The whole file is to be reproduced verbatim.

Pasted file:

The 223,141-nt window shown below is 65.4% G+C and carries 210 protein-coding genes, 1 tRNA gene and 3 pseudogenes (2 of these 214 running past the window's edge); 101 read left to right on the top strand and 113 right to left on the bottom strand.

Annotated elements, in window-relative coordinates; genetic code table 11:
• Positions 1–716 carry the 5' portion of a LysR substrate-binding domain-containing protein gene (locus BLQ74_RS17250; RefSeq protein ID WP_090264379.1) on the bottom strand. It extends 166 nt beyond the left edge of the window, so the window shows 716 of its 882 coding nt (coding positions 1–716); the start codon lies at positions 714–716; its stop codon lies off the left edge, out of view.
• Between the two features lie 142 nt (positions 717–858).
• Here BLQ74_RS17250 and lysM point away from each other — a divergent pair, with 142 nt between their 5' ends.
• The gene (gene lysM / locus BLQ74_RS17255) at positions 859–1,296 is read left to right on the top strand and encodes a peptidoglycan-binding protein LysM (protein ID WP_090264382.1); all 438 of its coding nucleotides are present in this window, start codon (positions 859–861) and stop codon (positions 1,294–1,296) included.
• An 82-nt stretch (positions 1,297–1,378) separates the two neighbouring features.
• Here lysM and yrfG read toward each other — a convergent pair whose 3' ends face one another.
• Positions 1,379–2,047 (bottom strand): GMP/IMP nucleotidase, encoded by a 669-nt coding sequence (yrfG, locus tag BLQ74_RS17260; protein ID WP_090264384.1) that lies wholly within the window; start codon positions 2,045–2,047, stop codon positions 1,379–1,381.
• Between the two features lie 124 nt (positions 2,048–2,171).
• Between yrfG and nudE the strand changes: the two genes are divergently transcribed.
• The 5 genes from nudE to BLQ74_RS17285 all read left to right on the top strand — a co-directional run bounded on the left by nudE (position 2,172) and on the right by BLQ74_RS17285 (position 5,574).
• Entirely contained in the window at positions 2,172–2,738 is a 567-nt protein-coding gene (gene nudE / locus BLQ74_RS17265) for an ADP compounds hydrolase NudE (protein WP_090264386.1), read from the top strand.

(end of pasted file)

The 223,141-nt window shown below is 65.4% G+C and carries 210 protein-coding genes, 1 tRNA gene and 3 pseudogenes (2 of these 214 running past the window's edge); 101 read left to right on the top strand and 113 right to left on the bottom strand.

Annotated elements, in window-relative coordinates; genetic code table 11:
• Positions 1–716 carry the 5' portion of a LysR substrate-binding domain-containing protein gene (locus BLQ74_RS17250; RefSeq protein ID WP_090264379.1) on the bottom strand. It extends 166 nt beyond the left edge of the window, so the window shows 716 of its 882 coding nt (coding positions 1–716); the start codon lies at positions 714–716; its stop codon lies off the left edge, out of view.
• Between the two features lie 142 nt (positions 717–858).
• Here BLQ74_RS17250 and lysM point away from each other — a divergent pair, with 142 nt between their 5' ends.
• The gene (gene lysM / locus BLQ74_RS17255) at positions 859–1,296 is read left to right on the top strand and encodes a peptidoglycan-binding protein LysM (protein ID WP_090264382.1); all 438 of its coding nucleotides are present in this window, start codon (positions 859–861) and stop codon (positions 1,294–1,296) included.
• An 82-nt stretch (positions 1,297–1,378) separates the two neighbouring features.
• Here lysM and yrfG read toward each other — a convergent pair whose 3' ends face one another.
• Positions 1,379–2,047 (bottom strand): GMP/IMP nucleotidase, encoded by a 669-nt coding sequence (yrfG, locus tag BLQ74_RS17260; protein ID WP_090264384.1) that lies wholly within the window; start codon positions 2,045–2,047, stop codon positions 1,379–1,381.
• Between the two features lie 124 nt (positions 2,048–2,171).
• Between yrfG and nudE the strand changes: the two genes are divergently transcribed.
• The 5 genes from nudE to BLQ74_RS17285 all read left to right on the top strand — a co-directional run bounded on the left by nudE (position 2,172) and on the right by BLQ74_RS17285 (position 5,574).
• Entirely contained in the window at positions 2,172–2,738 is a 567-nt protein-coding gene (gene nudE / locus BLQ74_RS17265) for an ADP compounds hydrolase NudE (protein WP_090264386.1), read from the top strand.